15. Patters

    Patters Moderator Staff Member PatsFans.com Supporter

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    The difference is that addiction, from an economic point of view, hits the nonaddict in a huge number of ways: We have to pay for some level of healthcare; we have to pay for the police, courts and prisons; we have to deal with the reality that addiction drives up crime rates and drives down property values; we have to deal with the reality that addiction begets addiction, as dealers are always willing to introduce impressionable young people to substance abuse. Addicts who use needle exchanges are connected to the recovery community, and needle exchanges encourage addicts to embrace sobriety, not use drugs. It's the addicts who are disconnected from services who are encouraged to engage in bad behavior.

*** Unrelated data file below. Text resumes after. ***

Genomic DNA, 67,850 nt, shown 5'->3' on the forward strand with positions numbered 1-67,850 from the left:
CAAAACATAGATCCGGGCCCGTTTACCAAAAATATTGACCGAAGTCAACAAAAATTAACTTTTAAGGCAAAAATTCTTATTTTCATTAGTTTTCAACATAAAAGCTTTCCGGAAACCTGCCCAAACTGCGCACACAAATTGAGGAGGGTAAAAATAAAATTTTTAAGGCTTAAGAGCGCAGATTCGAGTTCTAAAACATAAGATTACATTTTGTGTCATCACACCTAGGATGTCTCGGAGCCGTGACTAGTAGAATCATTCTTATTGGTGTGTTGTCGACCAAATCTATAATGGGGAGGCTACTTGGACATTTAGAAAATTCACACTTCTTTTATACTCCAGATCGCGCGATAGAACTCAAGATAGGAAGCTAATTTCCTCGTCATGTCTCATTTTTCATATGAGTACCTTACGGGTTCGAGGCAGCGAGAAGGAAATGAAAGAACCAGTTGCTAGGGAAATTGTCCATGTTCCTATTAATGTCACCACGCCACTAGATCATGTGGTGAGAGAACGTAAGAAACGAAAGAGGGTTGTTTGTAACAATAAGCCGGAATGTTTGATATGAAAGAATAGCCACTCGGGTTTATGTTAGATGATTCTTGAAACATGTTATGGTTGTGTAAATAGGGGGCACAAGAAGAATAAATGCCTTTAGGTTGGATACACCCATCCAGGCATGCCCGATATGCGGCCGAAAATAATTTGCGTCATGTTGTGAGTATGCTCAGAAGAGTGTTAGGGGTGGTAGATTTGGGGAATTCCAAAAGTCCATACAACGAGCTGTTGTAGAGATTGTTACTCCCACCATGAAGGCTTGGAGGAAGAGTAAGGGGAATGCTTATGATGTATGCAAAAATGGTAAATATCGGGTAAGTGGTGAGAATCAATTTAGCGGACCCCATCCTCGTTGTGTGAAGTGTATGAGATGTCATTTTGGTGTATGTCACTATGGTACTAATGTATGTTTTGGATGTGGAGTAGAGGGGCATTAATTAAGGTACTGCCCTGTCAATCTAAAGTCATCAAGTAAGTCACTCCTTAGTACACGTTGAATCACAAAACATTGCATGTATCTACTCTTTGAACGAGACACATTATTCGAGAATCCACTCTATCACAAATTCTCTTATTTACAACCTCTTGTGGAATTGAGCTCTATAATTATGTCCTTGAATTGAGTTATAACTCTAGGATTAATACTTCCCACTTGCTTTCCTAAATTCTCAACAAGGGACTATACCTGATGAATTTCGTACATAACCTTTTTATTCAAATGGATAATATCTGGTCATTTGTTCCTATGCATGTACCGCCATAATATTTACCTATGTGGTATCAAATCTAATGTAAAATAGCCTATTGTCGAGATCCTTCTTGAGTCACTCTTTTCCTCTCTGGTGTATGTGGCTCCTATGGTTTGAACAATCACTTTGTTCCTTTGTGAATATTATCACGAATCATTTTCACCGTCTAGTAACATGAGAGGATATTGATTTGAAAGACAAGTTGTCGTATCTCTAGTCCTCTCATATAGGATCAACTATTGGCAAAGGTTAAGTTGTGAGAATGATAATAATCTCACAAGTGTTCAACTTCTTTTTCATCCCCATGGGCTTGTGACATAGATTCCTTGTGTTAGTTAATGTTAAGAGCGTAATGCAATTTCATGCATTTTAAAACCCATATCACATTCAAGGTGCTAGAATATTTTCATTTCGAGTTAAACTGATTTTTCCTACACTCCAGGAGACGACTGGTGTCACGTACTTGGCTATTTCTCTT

16. PatriotsReign

    PatriotsReign Rookie

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    But...but...shouldn't we all support programs for every kind of down-trodden, broken or broke citizens?:rolleyes:

    Being a recovering drug addict/alcoholic myself, I don't mind supporting some programs that offer help to those willing to help themselves. But I do not support programs that enable people to continue to live an active life of drug-addiction. Heck, we could give out free booze so people won't drink vanilla extract, home brew or mouth-wash too.